First, I skipped last week which featured more good songs than any Idol
telecast I can recall:
the improbably great "This Love"
"She Works Hard For The Money"
"Nutbush City Limits"
"I'm A Woman"
a decent Walter Murphy-hooked Robin Thicke songs (my students adore this guy but I find him a D'Angelo wannabe and I've always had problems with D'Angelo's skeletal R&B to begin with)
"I (Who Have Nothing)"
Let's address this last one. Simon fretted that it was too adult for her, ignoring the immediacy of its crowd-pleasing melodramatics. But won't the Idol
mafia fit her for an Adult Contemporary straitjacket now that she's taken the cake? Instead of letting her be a teenager (in spirit) a la Britney Spears or Pink, they'll steer her towards big, grownup ballads a la LeAnn Rimes or Mariah Carey (or early Kelly Clarkson or Taylor Hicks or, um, Daughtry). So all this cant about remaining teenage is hot air.
I mean, did you hear that horror that won the songwriting contest? Poor Blake - saddled with such garbage, what could he do but smile through it and look forward to his guest spot with abortion foe Doug E. Fresh (dream conversation: "Sorry, Doug - I don't beatbox with anti-choice zealots. Got Biz Markie's number?" Actually, Biz might be anti-choice as well but at least the genius didn't rap about it
). But this kind of vacuous shit is perfect for the sparkless Sparks who took it to the Oscars towards the end by choking up a bit. The judges (esp. Randy) love her because she's blandly moldable and young enough for the molding to pay off longer than it would with Melinda Doolittle. But good music? Hey, the show's over.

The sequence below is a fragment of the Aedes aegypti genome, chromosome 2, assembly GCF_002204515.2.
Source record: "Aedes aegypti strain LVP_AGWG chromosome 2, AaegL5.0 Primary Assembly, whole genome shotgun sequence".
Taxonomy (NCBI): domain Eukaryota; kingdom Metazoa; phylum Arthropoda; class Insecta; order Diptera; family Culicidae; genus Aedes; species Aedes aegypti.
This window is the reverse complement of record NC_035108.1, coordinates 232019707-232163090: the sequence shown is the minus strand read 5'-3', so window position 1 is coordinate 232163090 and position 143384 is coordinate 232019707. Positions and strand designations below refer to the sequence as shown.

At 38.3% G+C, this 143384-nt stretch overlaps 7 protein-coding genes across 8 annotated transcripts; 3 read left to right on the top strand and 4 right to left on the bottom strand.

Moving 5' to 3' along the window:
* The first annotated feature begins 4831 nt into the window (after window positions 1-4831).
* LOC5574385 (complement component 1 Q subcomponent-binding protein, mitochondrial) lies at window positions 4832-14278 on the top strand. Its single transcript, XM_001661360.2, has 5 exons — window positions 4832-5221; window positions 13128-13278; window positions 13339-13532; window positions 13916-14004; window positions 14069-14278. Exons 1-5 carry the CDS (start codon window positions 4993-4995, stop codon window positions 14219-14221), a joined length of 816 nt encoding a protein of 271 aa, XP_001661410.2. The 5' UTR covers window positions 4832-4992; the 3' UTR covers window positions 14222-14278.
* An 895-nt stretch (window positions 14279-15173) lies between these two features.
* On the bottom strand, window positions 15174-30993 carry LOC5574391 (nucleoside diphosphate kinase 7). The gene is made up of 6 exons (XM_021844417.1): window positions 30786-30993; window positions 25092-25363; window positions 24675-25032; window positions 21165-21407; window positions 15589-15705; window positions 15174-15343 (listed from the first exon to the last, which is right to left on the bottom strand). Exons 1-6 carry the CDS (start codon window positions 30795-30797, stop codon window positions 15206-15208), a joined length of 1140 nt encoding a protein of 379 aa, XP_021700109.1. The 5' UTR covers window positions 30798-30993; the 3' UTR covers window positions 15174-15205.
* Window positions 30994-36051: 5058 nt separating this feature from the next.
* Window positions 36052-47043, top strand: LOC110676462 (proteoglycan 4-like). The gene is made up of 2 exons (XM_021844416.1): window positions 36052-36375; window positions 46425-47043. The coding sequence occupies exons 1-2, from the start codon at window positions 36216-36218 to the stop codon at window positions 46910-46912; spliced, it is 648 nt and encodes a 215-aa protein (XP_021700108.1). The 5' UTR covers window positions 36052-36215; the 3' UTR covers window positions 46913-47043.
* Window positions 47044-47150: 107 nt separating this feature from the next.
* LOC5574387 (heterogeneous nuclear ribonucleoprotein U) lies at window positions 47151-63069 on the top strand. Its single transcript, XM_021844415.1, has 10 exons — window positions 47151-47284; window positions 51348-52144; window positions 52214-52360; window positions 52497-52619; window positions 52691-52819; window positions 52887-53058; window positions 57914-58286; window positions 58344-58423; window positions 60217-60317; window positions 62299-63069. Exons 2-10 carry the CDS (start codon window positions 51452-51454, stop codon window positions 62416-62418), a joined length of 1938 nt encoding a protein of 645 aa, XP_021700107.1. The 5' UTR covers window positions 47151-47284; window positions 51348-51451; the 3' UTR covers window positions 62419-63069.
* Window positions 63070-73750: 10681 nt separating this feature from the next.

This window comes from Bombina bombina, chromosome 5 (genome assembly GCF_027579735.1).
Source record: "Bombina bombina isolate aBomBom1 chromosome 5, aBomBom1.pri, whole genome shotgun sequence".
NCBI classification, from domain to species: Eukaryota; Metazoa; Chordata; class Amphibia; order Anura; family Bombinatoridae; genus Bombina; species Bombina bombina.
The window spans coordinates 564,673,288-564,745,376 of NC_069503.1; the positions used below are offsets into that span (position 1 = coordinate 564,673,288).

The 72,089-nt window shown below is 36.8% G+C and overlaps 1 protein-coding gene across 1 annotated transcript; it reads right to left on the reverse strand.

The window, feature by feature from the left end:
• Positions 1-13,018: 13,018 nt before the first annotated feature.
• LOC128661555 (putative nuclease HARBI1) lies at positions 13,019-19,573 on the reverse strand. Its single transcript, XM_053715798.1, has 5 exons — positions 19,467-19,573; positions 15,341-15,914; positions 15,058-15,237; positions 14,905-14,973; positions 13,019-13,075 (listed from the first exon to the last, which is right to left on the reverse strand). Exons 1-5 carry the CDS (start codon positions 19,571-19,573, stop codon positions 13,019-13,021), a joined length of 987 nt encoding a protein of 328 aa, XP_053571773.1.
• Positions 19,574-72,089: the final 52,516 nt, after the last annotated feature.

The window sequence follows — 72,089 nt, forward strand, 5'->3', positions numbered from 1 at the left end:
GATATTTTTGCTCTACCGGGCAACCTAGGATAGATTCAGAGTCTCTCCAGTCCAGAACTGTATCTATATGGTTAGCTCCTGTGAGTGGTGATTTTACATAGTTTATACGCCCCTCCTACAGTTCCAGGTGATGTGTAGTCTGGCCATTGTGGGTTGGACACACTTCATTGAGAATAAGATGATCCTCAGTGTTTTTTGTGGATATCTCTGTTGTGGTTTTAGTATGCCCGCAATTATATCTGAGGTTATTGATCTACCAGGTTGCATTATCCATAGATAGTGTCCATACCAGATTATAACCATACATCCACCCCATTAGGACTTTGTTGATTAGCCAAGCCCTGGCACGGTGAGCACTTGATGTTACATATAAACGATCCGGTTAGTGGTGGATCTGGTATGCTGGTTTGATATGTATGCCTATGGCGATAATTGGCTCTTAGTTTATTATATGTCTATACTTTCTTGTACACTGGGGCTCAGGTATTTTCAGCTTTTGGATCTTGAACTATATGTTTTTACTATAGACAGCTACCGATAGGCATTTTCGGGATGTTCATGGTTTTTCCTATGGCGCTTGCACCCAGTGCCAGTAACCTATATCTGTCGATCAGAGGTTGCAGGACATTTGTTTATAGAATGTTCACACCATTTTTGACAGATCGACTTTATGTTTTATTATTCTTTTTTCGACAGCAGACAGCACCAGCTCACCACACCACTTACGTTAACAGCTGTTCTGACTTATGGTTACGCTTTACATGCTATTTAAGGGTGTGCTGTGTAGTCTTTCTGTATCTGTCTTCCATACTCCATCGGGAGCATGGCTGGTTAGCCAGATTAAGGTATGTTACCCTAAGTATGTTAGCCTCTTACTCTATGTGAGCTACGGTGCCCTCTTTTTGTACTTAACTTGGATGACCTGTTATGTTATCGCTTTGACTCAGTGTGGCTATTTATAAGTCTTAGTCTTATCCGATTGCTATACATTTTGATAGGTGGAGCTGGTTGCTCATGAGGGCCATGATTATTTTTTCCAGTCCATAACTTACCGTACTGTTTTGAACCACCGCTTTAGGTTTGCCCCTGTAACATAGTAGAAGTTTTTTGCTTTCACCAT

My hope is that Sanjaya breaks out from all this and creates some fucked-up masalas - Cornershop with a Britney Spears brattishness, I'm conjuring up in my sick rock crit fantasies. He certainly was the highlight in what amounted to the dreariest finale show yet. Sure, Tony Bennett took everyone to school and Bette Midler had some mic problems (I hope). But that's barely tomorrow's water cooler fodder. The evening was simply too even-keeled overall. I kept waiting for a Prince to sweep me off my feet. Even Joe Perry whipped up a big whoop next to Sanjaya (nice geetar, though). And all that the lovely but predictably arranged (oh wow! end on "With A Little Help From My Friends" - how novel!) Sgt. Pepper
medley proved was how hard it is to fuck up such gorgeous melodies. Carrie Underwood seemed properly stunned by the beauty of "She's Leaving Home" and Ruben Studdard didn't look one bit silly singing about "cellophane flowers of yellow and green" (well, maybe a little bit...).
In short, I think Idol
is starting its downward climb. But it's not just due to all of the above nor my displeasure in Sparks' victory. From gee-whiz backup singer Doolittle to Sir Mix-A-Lot sparring partner Lewis, the show's millions of viewers are now fully aware of an echelon of popular music populated with once-weres and hopefuls barely scraping by. And it diminishes the Preston Sturges-like quality that makes the show so bracing to watch. Religious nuts, fat people, Sanjaya, even shitty singers (e.g. William Hung) try not to waste their big chance and the resulting struggle makes for television more gripping than any cops-docs-lawyers hour-long. But now that a certain level of professionalism has been introduced from the get go, the drama necessarily loses some of its lift. That's why it was hardly surprising to see the footage of Jordin Sparks on American Juniors
(look it up). But it's still a bummer - she was clearly groomed for victory in a way that Fantasia was not.
That doesn't render Fantasia more authentic (gawd forbid); it just makes her story more interesting. So yeah sure, I'll take it in next year and the year after that (and after that?). I watch so little TV that as a budding media scholar, I gotta keep my toes in somewhere beyond The Simpsons
. But even the reality TV format will atrophy (if it hasn't already - witness the "when I call your name, step forward" routine on that Spielberg-sponsored movie show afterwards last night...strictly Snoozeville). But it's the kind of showbiz head starts outlined above that will quicken the genre's demise.